Fact Check

Are These Skiing Ostriches Real?

Digital effects, professional skiers, and ostrich costumes were used in an advertising campaign promoting tourism in Japan.

Published May 16, 2018

A video shows a group of ostriches skiing down a mountain.

Can ostriches ski? The question may seem a bit ridiculous on its face, but it is one that has been repeatedly asked of us ever since a series of videos purportedly showing the large flightless birds effortlessly skiing down a snowy mountain emerged in the early 2000s:

The rumor has repeatedly recurred since. In May 2018, for example, the Facebook page posted several images and a video of these skiing ostriches under the caption "amazing." The video racked up millions of views shares within a few days of its initial posting and many commented, perhaps mostly in jest, that the footage showed an elite team of skiing ostriches.

This footage does not feature a group of ostriches that were trained to ski, but instead comes from an advertising campaign promoting tourism in Japan which used digital editing, professional skiers, and ostrich costumes to make it look as if these flightless birds were skiing down the mountain.

The commercials were created by Tokyo-based ad agency Tugboat in the early 2000s to promote tourism, skiiing, and train travel in Japan. The first ad was produced by the East Japan Railway Company, while subsequent skiing ostrich videos involved other Japanese companies such as All Nippon Airways.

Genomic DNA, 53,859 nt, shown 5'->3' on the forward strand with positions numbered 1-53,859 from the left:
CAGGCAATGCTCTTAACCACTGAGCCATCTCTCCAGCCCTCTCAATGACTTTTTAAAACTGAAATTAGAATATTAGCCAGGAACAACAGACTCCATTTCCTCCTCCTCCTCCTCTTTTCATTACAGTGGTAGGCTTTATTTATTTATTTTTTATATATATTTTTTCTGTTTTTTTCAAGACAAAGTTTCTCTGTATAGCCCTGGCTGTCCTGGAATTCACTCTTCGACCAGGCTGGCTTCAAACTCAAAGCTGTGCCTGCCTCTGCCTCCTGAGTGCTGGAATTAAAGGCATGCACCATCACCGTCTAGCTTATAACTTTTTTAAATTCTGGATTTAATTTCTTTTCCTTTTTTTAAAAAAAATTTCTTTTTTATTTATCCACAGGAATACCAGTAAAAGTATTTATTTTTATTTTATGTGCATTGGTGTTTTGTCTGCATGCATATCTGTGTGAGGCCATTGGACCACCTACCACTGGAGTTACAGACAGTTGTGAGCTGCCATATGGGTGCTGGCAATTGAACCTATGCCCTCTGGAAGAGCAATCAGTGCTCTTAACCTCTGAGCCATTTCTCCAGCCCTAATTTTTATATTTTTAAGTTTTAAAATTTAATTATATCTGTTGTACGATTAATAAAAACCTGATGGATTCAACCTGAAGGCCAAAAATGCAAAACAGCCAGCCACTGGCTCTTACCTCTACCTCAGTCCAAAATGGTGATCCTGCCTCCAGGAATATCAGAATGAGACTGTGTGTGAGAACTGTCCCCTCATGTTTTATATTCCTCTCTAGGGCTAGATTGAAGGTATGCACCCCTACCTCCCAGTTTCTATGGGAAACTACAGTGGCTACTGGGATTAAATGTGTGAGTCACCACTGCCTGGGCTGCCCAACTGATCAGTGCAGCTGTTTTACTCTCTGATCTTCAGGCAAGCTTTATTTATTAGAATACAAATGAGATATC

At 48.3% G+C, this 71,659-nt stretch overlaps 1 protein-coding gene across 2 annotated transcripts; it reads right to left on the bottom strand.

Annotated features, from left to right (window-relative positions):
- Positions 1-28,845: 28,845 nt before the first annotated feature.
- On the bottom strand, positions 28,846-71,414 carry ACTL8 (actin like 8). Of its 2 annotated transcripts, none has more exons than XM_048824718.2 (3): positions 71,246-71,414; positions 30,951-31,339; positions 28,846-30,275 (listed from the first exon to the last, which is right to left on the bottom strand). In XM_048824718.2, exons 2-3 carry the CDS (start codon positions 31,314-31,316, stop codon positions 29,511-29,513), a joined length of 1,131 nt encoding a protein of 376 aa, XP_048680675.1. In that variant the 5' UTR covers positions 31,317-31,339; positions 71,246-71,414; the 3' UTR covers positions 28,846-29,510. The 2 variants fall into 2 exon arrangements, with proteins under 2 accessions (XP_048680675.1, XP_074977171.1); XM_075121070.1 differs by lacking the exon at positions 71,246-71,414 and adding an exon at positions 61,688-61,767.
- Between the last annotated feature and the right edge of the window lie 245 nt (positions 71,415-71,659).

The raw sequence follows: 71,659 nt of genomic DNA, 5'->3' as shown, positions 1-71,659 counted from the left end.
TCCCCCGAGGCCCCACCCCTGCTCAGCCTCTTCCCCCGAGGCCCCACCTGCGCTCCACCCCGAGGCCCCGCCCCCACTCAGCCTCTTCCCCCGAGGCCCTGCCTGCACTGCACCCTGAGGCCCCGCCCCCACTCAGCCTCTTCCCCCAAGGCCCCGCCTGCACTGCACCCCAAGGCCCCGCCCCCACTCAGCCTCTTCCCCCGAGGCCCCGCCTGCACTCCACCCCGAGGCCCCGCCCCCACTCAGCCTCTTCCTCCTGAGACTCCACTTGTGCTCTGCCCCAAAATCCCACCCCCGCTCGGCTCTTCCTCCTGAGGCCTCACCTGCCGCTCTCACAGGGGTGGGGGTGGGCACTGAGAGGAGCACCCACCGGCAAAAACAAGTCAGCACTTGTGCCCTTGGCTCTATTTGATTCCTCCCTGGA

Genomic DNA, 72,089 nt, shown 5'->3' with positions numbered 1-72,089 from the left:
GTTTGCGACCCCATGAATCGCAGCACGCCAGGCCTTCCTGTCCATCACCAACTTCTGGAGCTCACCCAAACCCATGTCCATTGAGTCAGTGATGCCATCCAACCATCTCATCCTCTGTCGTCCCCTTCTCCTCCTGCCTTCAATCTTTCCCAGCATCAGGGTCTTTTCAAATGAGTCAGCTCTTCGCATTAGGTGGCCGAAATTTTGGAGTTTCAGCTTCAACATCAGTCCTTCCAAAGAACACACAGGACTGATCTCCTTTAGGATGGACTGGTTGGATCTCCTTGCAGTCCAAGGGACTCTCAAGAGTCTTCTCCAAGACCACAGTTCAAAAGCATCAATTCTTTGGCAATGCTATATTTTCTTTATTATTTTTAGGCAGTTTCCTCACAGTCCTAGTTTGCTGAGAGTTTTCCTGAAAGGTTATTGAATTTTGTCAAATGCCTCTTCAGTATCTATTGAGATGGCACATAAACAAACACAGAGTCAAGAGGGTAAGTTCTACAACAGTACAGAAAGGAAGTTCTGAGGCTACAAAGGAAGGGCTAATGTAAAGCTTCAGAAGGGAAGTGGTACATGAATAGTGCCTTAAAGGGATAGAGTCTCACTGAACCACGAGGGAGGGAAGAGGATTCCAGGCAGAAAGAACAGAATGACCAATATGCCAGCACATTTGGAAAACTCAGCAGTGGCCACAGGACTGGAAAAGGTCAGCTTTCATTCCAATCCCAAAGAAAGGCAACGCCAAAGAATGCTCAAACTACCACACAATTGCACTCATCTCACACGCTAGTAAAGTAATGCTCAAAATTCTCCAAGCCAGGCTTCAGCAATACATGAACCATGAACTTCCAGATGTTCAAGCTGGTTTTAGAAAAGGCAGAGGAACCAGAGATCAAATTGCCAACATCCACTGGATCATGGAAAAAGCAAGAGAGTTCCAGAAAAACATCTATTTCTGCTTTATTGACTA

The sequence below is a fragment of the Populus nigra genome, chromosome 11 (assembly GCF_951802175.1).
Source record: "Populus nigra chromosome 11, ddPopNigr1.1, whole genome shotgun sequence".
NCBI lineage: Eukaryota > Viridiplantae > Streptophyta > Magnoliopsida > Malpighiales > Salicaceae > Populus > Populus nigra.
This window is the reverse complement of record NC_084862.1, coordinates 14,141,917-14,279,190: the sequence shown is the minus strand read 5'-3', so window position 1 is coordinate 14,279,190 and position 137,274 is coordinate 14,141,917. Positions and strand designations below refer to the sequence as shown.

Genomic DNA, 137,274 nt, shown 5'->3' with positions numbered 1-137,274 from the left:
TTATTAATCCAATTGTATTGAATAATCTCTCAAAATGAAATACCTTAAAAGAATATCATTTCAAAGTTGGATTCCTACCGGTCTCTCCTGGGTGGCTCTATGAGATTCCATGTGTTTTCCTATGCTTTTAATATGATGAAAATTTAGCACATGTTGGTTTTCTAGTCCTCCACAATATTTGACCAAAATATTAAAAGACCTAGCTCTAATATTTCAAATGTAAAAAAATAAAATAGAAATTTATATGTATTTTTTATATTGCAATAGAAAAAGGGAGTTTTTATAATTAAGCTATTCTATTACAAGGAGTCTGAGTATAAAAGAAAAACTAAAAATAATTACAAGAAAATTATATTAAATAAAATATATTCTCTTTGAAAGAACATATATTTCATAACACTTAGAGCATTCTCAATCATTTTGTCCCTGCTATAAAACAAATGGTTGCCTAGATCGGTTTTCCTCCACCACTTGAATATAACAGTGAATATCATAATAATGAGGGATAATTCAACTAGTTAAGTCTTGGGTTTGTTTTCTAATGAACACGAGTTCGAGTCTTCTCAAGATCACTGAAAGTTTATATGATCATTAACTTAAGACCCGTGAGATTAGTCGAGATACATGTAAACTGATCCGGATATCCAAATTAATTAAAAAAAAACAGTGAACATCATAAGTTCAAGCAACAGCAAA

As far as we can tell, this ad campaign — which developed a cult-like status in Japan — consists of four different videos. The first showed the ostriches hatching and then racing across the desert in search of snow. The second and third showed the ostriches skiing. And the fourth showed the ostriches skiing through a city street before making it back to the mountain:

A record of all four of these videos is available via YouTube user JetCrow:

Kan Taniguchi, Tugboat's marketing director, said that an ostrich was chosen for two reasons: The bird's speed could be associated with Japan's bullet train, and that the sight of a skiing ostrich would be strange, but memorable:

The campaign started last year, with a single ostrich, and was ranked the fourth-most-remembered among 4,700 spots in monthly awareness tests by a local research company. This year, there are three ostriches because Japan Air Lines and All Nippon joined Japan Railway's campaign, he said. (Although the skiers look amazingly ostrich-like, they are humans inside ostrich costumes.) There are also posters at every train station in Japan, and Japan Railway's Web site features an animated ski scene, with the ostriches and a variety of other creatures like a fuchsia camel lining up for the ski lift.

The "skiing ostriches" were created by mixing video of professional skiers in ostrich costumes and general footage of ostriches at a studio.


Depth-of-Field.jp.   "The True Story of Ostrich Who Appeared on CM."     25 February 2005.

Wentz, Laurel.   "Spotlight."     Adage.   7 March 2005.

Payne, Joanne.   "Japanese Agency Tugboat Sets Up London Office."     Campaign Live.   9 March 2007.

Dan Evon is a former writer for Snopes.

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